Once one relinquish their hold onto their senses, they deem themselves puppets, rats after a piper. They laid down their lives for their masters, for reasons forgotten and dubbed duty.He was once like that, so fixated by visions the golden stretches of time promised before him that he knew exactly what vision they would fall for.
He cut down another of Claude’s goon entrapped in his spells, a shadow of his blinded past. The illusion of despair had a good number of them: they break and bend, the slightly stronger weaklings lose themselves under a wave of his hand. He hated the scars he paints upon the spirit, for the flesh is much more adept at healing than the soul.
A blur flitted across the corner of his eyes, the king of rats, “Claude, you traitorous, cowering lecher!”
Here the smart ones among the soldiers paused, they are not disagreeing with their supposed enemy; the named bastard did not pause, but hastened his pace as he dashed for escape and supported Horatio’s claim.
He took that chance and gave chase. There was the fact that Claude knows the region better, but that was counterbalanced by the fact that the priest was not prone to exercise or the sword. Still, the man’s capabilities in the dark arts was not one to be slighted.
Claude almost thought himself free, assumptious that the cries of his men meant at least the preoccupation of the stubborn Etzian-prince-general-advisor. So he allowed himself rest when those sounds of death became muted by distance, catching his breath and scouting the bushes and attempted to hear over the loud screams of nature.
Then a swish of air, a silent shadow and a low growl, “You vermin,” The rat addressed flinched at the cold of a blade that found its rest against his neck, scoffed. “Release that young Nokshan now.”
“You haven’t lost your touch, my good Horatio,”
“Save your words to save your life. Release that girl, Claude.”
“It’s too late for her salvation,” The priest shifted against the blade upon his neck. “She’s lost her purpose.”
“As though you stayed true to your own.”
“Oh, don’t be so harsh now,” Claude chuckled, winced as the blade cut just enough into his throat. “Perhaps this was my purpose all along, and it was you who merely misjudged my character.”
“Misjudged or not, I am sure I did not misjudge the fact that you are human and I could very much behead you. Must I repeat myself?”
“If you intend to kill me regardless, what’s the incentive?”
Horatio scoffed, “A significantly quicker death, perhaps.”
“Ah, aren’t you generous. I can only wish the same upon you.”
He sensed impending doom and evaded, the mountains where he stood sustained a gaping scar. Even the film of dust could not mask the bright blue nor the glint of a bloodied blade.
“Ah, so you plan on hiding behind your puppet,” Well, he should have killed the Priest right there: but that act may very well kill the Nokshan by contract and…why did he care for Eridani’s fate again?
Still, his first question was only answered by another strike, and he saw it, evaded it, measured the fledgling. Funny, that her puppets should be more skillful than she: she relied upon the pure, superhuman strengths the Creator gifted her. Besides, The Nokshan sword was no longer foreign to him, he spectated too many brutal trainings Lyra begged her contractee to give. The experienced general stepped through a crack in her offenses, twisted the brute weight and wrenched it free from its unworthy wielder. The sword was grounded by Horatio’s feet, and he saw the hilt, recognized the simple handle, flinched, “Did you steal something from your brother?”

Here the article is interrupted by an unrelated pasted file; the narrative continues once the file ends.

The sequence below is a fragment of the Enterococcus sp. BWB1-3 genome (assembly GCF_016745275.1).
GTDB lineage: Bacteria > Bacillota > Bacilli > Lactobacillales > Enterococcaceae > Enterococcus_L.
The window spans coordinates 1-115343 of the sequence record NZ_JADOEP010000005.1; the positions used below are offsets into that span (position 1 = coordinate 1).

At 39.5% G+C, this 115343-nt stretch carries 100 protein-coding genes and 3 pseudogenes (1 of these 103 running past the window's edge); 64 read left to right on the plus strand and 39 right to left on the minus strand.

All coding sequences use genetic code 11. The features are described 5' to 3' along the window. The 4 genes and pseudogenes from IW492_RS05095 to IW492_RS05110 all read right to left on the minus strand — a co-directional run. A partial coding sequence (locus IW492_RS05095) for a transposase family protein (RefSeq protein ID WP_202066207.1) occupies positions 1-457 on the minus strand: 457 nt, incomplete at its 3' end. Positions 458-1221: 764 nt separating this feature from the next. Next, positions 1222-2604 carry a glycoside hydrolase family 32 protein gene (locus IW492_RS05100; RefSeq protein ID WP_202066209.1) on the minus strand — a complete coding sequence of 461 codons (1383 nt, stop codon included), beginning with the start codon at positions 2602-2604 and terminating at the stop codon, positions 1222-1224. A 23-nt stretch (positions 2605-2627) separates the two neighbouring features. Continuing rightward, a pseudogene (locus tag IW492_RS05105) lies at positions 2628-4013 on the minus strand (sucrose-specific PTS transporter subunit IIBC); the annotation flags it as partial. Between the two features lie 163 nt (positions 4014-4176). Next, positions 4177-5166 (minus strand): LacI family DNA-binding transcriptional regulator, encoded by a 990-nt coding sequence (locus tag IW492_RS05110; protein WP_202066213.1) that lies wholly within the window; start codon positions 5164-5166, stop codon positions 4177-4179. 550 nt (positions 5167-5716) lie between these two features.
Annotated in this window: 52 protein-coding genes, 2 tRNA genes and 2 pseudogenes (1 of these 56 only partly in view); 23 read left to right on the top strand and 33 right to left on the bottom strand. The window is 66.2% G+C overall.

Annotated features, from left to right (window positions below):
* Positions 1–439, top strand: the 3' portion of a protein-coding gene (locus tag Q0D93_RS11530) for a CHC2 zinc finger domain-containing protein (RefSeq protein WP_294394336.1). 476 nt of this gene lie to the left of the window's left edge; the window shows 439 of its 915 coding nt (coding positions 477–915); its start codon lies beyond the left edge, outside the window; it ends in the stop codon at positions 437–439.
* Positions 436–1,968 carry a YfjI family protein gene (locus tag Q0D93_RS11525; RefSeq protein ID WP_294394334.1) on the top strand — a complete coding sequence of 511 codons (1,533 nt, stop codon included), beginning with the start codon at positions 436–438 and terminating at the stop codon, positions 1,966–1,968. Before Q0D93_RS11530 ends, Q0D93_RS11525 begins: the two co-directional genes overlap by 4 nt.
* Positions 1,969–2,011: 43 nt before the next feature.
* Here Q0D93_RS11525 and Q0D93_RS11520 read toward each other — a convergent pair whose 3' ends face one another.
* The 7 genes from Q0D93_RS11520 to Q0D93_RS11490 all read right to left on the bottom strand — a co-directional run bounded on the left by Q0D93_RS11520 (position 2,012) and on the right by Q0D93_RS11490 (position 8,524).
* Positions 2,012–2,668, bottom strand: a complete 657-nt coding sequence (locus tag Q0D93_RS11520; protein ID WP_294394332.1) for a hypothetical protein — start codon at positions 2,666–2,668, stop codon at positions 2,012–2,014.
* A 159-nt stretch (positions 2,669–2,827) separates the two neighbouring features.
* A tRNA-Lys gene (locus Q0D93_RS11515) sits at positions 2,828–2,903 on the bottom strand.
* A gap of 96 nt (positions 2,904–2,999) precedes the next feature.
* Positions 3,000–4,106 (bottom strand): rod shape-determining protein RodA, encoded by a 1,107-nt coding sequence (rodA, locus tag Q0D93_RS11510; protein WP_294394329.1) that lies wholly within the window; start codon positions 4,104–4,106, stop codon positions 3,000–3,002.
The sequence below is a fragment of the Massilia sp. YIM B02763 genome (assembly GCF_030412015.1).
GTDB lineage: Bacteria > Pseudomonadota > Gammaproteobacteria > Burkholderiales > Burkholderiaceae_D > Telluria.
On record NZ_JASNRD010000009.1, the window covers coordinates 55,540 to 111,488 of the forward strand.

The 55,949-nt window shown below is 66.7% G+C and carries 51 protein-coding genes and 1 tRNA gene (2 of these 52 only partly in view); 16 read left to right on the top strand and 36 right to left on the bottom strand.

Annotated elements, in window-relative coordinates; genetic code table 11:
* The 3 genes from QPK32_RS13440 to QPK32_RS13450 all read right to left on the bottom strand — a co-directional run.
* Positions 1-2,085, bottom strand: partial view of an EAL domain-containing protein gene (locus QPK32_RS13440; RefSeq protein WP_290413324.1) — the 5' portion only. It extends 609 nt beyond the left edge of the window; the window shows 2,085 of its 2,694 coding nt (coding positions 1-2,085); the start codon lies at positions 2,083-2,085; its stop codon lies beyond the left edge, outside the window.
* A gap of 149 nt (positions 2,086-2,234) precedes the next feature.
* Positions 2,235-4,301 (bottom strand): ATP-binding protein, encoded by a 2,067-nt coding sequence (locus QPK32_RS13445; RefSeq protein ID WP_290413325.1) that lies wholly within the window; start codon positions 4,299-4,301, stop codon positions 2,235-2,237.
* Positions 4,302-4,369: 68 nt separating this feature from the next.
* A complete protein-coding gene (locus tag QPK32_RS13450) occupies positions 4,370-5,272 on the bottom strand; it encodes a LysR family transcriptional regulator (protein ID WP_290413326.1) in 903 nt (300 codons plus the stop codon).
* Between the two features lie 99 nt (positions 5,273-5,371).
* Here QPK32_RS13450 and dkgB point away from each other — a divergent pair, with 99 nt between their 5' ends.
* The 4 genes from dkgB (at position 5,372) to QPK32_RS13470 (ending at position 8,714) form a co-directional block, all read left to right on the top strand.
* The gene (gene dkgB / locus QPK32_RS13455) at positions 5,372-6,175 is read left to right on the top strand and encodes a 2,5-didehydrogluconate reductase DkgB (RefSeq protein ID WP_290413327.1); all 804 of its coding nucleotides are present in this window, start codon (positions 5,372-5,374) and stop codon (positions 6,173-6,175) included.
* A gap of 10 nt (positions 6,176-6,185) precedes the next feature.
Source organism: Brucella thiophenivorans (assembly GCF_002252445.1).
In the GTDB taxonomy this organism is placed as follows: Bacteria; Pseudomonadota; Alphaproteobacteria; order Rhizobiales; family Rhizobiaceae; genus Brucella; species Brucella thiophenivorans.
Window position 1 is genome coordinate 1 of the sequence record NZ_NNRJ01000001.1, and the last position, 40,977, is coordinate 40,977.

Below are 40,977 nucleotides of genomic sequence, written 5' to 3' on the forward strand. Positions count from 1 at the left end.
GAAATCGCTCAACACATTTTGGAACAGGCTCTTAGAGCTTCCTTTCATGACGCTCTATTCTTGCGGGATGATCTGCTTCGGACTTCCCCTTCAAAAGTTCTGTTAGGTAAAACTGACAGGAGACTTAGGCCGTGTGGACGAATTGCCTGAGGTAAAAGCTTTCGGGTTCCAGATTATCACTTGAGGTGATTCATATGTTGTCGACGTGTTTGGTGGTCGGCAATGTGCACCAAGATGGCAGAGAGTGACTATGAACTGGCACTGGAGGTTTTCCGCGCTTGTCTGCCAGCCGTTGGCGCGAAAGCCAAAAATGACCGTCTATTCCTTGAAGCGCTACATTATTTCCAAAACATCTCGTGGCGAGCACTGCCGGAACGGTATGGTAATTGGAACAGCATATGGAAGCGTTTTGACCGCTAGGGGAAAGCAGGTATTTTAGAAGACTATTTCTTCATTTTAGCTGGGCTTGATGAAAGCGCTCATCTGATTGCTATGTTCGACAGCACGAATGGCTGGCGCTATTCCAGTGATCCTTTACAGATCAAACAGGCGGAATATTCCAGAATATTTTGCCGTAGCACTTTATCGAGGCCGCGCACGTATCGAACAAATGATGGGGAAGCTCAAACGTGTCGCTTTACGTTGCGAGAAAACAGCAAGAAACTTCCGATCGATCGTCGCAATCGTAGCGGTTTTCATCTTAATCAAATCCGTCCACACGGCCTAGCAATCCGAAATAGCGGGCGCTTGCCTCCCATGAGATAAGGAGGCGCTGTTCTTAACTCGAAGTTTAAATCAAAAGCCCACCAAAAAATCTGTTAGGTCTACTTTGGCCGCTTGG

The young Nokshan was furious, but the human’s reminder lighted her features, “How can he claim possession over anything if he is dead?”
If Alde is dead, then what of the contract? What of Lyra? Horatio didn’t know he could hate Claude more, “What have you done? Was overthrowing any semblance of order in our own world not enough that you must also ruin the Nokshans?”
“Are they not our keepers of peace?” Claude mused. “Clearly, they are just failing miserably.”
From the corner of his eyes he spotted the graceful landing of those animated corpses, he winced a little at the idea and the gaping flaw of Claude’s logic, “Does the existence of guards justify an assassination?”
Claude had little mind or verse to respond, a puppet swept him off to safety. Horatio thought about a route of escape, looked for a crack in the poised forms that now enclosed him, “Why did you kill him, Eridani?”
“Your words cannot influence me.”
“I credit myself more well-versed than your master-rat, so I wouldn’t be so dismissive about the effects of my words.”
At this Eridani armed herself again, took a wild swing, he parried, side stepped; the other Nokshans leapt forward, a rapid enclosure of sharp blades. Then he saw it, a sealed ceramic container on the gravitational path to crash into a puppet’s head. It brought its blade into an upward arc and shattered it, he took the crack in the defenses and broke through, before the broken glass landed he landed a blow to the puppet’s sword arm, leapt back. A cover of dense smoke erupted from where the container was. A few more shatters sounded amongst the screen of smoke, and he was on the edge of it, the choking effects only so slight though the Nokshans and their superhuman senses suffered. He looked up to the facade of a rider backed by the sun on the hills above. The stallion reared, gave in to its rider’s insane demand gallop full speed down the hill. A madwoman, Horatio grinned, yet the most rational.
She swept by, he lept on, and together they galloped away in the screen of smoke.
“My little prince always needs rescuing,” She teased, he scoffed.